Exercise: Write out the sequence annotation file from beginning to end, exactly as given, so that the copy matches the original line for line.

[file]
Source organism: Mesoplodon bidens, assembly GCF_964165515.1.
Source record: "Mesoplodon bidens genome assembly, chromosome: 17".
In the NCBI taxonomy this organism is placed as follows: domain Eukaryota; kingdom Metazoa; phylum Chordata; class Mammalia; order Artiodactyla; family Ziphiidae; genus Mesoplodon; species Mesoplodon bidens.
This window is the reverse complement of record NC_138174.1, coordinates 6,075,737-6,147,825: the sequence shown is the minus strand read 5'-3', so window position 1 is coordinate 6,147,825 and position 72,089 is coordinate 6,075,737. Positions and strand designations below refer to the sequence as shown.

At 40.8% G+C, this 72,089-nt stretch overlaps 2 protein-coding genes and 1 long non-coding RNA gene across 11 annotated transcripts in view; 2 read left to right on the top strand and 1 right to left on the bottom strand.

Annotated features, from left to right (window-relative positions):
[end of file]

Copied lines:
Source organism: Mesoplodon bidens, assembly GCF_964165515.1.
Source record: "Mesoplodon bidens genome assembly, chromosome: 17".
In the NCBI taxonomy this organism is placed as follows: domain Eukaryota; kingdom Metazoa; phylum Chordata; class Mammalia; order Artiodactyla; family Ziphiidae; genus Mesoplodon; species Mesoplodon bidens.
This window is the reverse complement of record NC_138174.1, coordinates 6,075,737-6,147,825: the sequence shown is the minus strand read 5'-3', so window position 1 is coordinate 6,147,825 and position 72,089 is coordinate 6,075,737. Positions and strand designations below refer to the sequence as shown.

At 40.8% G+C, this 72,089-nt stretch overlaps 2 protein-coding genes and 1 long non-coding RNA gene across 11 annotated transcripts in view; 2 read left to right on the top strand and 1 right to left on the bottom strand.

Annotated features, from left to right (window-relative positions):